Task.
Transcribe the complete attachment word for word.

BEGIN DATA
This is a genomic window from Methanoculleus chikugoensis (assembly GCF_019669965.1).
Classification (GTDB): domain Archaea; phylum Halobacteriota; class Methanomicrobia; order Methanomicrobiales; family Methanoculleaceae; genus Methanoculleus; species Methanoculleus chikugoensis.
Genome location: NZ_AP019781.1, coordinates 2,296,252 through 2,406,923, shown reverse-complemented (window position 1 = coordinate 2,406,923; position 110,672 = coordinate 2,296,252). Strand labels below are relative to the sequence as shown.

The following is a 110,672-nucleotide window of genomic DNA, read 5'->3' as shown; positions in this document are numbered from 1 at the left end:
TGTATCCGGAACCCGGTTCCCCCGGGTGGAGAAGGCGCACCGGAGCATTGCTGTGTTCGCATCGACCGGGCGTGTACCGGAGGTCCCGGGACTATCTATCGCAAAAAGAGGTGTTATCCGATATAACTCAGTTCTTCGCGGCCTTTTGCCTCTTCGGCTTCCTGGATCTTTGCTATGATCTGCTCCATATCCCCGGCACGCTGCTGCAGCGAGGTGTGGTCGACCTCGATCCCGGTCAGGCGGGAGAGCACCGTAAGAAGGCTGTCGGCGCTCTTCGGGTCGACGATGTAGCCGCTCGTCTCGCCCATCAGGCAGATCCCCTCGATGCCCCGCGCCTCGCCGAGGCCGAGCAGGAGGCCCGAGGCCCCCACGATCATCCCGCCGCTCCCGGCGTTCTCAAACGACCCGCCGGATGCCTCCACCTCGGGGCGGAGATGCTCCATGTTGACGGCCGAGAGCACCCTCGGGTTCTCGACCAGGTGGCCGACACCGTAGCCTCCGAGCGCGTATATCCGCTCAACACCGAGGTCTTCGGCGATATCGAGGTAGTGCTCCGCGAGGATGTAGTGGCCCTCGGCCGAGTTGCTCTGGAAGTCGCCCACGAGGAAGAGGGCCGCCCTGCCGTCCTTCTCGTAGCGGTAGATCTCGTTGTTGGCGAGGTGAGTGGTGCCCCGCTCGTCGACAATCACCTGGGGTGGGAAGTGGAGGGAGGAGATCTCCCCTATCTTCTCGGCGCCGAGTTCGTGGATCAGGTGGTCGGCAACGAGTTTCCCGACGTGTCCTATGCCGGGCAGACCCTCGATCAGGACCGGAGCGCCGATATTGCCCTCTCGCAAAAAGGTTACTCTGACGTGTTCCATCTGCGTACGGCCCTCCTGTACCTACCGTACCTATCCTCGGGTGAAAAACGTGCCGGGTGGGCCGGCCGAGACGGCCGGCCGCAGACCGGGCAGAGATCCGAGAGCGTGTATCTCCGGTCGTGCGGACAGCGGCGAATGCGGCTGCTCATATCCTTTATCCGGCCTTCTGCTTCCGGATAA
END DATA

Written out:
This is a genomic window from Methanoculleus chikugoensis (assembly GCF_019669965.1).
Classification (GTDB): domain Archaea; phylum Halobacteriota; class Methanomicrobia; order Methanomicrobiales; family Methanoculleaceae; genus Methanoculleus; species Methanoculleus chikugoensis.
Genome location: NZ_AP019781.1, coordinates 2,296,252 through 2,406,923, shown reverse-complemented (window position 1 = coordinate 2,406,923; position 110,672 = coordinate 2,296,252). Strand labels below are relative to the sequence as shown.

The following is a 110,672-nucleotide window of genomic DNA, read 5'->3' as shown; positions in this document are numbered from 1 at the left end:
TGTATCCGGAACCCGGTTCCCCCGGGTGGAGAAGGCGCACCGGAGCATTGCTGTGTTCGCATCGACCGGGCGTGTACCGGAGGTCCCGGGACTATCTATCGCAAAAAGAGGTGTTATCCGATATAACTCAGTTCTTCGCGGCCTTTTGCCTCTTCGGCTTCCTGGATCTTTGCTATGATCTGCTCCATATCCCCGGCACGCTGCTGCAGCGAGGTGTGGTCGACCTCGATCCCGGTCAGGCGGGAGAGCACCGTAAGAAGGCTGTCGGCGCTCTTCGGGTCGACGATGTAGCCGCTCGTCTCGCCCATCAGGCAGATCCCCTCGATGCCCCGCGCCTCGCCGAGGCCGAGCAGGAGGCCCGAGGCCCCCACGATCATCCCGCCGCTCCCGGCGTTCTCAAACGACCCGCCGGATGCCTCCACCTCGGGGCGGAGATGCTCCATGTTGACGGCCGAGAGCACCCTCGGGTTCTCGACCAGGTGGCCGACACCGTAGCCTCCGAGCGCGTATATCCGCTCAACACCGAGGTCTTCGGCGATATCGAGGTAGTGCTCCGCGAGGATGTAGTGGCCCTCGGCCGAGTTGCTCTGGAAGTCGCCCACGAGGAAGAGGGCCGCCCTGCCGTCCTTCTCGTAGCGGTAGATCTCGTTGTTGGCGAGGTGAGTGGTGCCCCGCTCGTCGACAATCACCTGGGGTGGGAAGTGGAGGGAGGAGATCTCCCCTATCTTCTCGGCGCCGAGTTCGTGGATCAGGTGGTCGGCAACGAGTTTCCCGACGTGTCCTATGCCGGGCAGACCCTCGATCAGGACCGGAGCGCCGATATTGCCCTCTCGCAAAAAGGTTACTCTGACGTGTTCCATCTGCGTACGGCCCTCCTGTACCTACCGTACCTATCCTCGGGTGAAAAACGTGCCGGGTGGGCCGGCCGAGACGGCCGGCCGCAGACCGGGCAGAGATCCGAGAGCGTGTATCTCCGGTCGTGCGGACAGCGGCGAATGCGGCTGCTCATATCCTTTATCCGGCCTTCTGCTTCCGGATAA